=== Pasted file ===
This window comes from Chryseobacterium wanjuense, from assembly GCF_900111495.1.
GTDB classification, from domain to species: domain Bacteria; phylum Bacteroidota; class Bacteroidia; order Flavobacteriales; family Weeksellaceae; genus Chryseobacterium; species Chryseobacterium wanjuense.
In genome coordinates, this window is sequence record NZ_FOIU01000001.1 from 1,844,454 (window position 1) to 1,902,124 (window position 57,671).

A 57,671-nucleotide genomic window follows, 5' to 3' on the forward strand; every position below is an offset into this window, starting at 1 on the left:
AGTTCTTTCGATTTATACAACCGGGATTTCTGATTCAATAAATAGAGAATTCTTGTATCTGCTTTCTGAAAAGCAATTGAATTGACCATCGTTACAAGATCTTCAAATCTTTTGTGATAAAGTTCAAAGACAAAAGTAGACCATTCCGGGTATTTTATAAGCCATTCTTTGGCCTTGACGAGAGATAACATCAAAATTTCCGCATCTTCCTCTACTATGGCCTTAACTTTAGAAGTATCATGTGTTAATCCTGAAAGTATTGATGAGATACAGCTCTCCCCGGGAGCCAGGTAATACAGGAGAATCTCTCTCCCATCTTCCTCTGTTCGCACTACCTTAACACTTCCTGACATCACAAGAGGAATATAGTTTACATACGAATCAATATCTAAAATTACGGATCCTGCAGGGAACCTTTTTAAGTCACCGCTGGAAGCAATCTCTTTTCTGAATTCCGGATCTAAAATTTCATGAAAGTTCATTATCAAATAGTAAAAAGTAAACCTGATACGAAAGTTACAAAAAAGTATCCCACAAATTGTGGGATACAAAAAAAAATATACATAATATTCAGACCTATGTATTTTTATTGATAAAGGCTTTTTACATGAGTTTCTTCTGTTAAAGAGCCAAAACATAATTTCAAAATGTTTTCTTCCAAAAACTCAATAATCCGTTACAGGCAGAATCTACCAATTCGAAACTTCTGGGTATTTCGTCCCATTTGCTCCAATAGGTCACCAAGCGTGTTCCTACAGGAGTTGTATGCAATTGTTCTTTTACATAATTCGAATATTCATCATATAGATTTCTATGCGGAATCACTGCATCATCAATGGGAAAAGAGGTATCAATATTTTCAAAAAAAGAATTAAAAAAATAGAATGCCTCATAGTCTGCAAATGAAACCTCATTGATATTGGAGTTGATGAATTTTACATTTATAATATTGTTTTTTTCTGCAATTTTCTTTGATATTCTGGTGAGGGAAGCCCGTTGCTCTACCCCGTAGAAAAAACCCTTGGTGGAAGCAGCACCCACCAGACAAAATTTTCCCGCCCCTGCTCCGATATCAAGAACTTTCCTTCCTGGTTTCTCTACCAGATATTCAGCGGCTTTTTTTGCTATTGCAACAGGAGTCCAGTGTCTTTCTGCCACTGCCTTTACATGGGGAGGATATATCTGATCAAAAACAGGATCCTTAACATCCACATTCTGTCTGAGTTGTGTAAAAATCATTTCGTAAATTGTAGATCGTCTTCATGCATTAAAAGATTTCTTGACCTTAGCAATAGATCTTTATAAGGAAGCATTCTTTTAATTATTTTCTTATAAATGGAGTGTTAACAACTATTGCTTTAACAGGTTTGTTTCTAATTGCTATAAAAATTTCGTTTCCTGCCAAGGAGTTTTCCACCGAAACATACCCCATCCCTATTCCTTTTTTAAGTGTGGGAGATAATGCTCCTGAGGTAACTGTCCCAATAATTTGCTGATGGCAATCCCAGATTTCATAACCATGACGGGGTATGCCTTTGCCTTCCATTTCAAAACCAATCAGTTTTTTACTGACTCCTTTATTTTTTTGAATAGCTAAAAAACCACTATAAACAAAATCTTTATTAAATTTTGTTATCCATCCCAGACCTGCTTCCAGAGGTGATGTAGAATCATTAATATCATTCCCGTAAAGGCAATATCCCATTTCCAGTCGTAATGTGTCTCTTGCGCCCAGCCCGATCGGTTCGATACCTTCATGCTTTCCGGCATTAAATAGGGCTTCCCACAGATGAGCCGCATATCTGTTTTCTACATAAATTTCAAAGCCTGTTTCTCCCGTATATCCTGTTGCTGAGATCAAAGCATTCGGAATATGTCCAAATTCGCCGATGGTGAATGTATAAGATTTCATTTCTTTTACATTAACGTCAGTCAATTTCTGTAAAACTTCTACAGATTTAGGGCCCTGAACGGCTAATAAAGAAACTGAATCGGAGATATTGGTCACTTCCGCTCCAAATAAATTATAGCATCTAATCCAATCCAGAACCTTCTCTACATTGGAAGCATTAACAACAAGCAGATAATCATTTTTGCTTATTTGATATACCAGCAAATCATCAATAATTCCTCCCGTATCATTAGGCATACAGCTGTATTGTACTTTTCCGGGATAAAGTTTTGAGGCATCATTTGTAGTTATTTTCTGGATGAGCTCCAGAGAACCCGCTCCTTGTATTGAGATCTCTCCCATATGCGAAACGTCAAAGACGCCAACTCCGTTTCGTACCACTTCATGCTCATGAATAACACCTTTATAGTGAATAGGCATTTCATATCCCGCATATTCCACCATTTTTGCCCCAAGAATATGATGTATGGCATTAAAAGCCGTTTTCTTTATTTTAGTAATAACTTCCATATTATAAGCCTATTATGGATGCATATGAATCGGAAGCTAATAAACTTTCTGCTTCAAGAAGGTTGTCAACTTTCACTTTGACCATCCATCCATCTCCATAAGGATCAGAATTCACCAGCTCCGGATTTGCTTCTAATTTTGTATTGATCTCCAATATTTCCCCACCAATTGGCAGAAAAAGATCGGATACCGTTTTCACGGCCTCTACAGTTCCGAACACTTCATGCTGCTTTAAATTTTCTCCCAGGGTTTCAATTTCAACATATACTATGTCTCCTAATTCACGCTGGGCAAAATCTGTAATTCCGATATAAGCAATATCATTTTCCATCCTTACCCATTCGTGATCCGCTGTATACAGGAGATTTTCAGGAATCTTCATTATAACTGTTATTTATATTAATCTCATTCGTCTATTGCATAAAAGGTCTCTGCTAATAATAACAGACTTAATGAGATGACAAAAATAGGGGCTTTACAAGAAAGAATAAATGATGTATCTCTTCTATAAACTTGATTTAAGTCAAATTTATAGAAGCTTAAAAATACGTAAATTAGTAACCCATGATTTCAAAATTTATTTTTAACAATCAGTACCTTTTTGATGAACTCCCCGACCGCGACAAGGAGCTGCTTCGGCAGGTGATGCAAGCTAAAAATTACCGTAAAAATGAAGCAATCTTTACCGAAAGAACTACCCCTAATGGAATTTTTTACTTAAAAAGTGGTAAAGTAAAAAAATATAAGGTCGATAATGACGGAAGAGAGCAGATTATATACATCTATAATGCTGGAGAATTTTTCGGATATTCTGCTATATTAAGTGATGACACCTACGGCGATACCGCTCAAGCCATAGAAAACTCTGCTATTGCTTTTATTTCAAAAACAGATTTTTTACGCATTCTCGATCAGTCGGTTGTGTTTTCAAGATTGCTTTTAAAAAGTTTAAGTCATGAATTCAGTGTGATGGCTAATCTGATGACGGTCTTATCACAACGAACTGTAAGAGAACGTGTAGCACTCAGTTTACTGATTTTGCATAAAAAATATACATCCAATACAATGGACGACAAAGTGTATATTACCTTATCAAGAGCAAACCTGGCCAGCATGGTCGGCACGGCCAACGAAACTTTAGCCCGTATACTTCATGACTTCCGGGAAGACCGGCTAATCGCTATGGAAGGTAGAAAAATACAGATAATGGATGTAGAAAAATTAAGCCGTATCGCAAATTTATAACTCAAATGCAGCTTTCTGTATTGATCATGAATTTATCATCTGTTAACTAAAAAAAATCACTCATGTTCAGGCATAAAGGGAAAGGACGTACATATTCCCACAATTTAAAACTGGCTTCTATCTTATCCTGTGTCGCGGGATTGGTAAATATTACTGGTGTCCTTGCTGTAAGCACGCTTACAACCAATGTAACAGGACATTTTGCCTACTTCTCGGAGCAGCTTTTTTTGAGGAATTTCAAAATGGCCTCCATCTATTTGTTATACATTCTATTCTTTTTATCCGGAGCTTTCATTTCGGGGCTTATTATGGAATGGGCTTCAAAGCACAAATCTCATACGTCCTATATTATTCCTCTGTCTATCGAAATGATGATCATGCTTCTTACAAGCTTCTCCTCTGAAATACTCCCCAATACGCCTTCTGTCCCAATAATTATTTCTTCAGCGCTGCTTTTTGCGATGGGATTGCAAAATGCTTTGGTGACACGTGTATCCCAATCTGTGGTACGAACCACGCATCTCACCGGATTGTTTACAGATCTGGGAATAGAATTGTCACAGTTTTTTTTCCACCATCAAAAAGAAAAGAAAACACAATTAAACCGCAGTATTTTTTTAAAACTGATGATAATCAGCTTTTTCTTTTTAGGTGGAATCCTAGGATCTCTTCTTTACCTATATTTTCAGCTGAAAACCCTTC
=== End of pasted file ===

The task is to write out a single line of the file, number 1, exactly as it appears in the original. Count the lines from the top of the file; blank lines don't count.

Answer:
This window comes from Chryseobacterium wanjuense, from assembly GCF_900111495.1.